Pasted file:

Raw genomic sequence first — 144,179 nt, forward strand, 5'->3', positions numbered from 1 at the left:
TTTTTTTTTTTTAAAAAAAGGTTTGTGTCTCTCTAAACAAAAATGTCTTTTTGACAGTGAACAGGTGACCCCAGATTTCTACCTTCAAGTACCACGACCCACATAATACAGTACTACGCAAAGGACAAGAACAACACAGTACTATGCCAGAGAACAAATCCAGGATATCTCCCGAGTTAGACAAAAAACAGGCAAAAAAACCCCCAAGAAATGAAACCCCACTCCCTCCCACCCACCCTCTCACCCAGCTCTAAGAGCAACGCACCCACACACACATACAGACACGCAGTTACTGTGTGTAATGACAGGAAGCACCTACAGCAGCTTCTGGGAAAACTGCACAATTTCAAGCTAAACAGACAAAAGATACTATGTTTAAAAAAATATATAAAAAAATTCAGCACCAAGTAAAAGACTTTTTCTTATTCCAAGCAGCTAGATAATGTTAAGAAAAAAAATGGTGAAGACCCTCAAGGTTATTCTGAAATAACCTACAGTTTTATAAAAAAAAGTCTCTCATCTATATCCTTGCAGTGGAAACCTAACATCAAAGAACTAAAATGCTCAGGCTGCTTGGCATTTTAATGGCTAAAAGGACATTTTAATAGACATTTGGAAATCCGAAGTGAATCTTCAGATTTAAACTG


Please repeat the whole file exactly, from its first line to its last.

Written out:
Raw genomic sequence first — 144,179 nt, forward strand, 5'->3', positions numbered from 1 at the left:
TTTTTTTTTTTTAAAAAAAGGTTTGTGTCTCTCTAAACAAAAATGTCTTTTTGACAGTGAACAGGTGACCCCAGATTTCTACCTTCAAGTACCACGACCCACATAATACAGTACTACGCAAAGGACAAGAACAACACAGTACTATGCCAGAGAACAAATCCAGGATATCTCCCGAGTTAGACAAAAAACAGGCAAAAAAACCCCCAAGAAATGAAACCCCACTCCCTCCCACCCACCCTCTCACCCAGCTCTAAGAGCAACGCACCCACACACACATACAGACACGCAGTTACTGTGTGTAATGACAGGAAGCACCTACAGCAGCTTCTGGGAAAACTGCACAATTTCAAGCTAAACAGACAAAAGATACTATGTTTAAAAAAATATATAAAAAAATTCAGCACCAAGTAAAAGACTTTTTCTTATTCCAAGCAGCTAGATAATGTTAAGAAAAAAAATGGTGAAGACCCTCAAGGTTATTCTGAAATAACCTACAGTTTTATAAAAAAAAGTCTCTCATCTATATCCTTGCAGTGGAAACCTAACATCAAAGAACTAAAATGCTCAGGCTGCTTGGCATTTTAATGGCTAAAAGGACATTTTAATAGACATTTGGAAATCCGAAGTGAATCTTCAGATTTAAACTG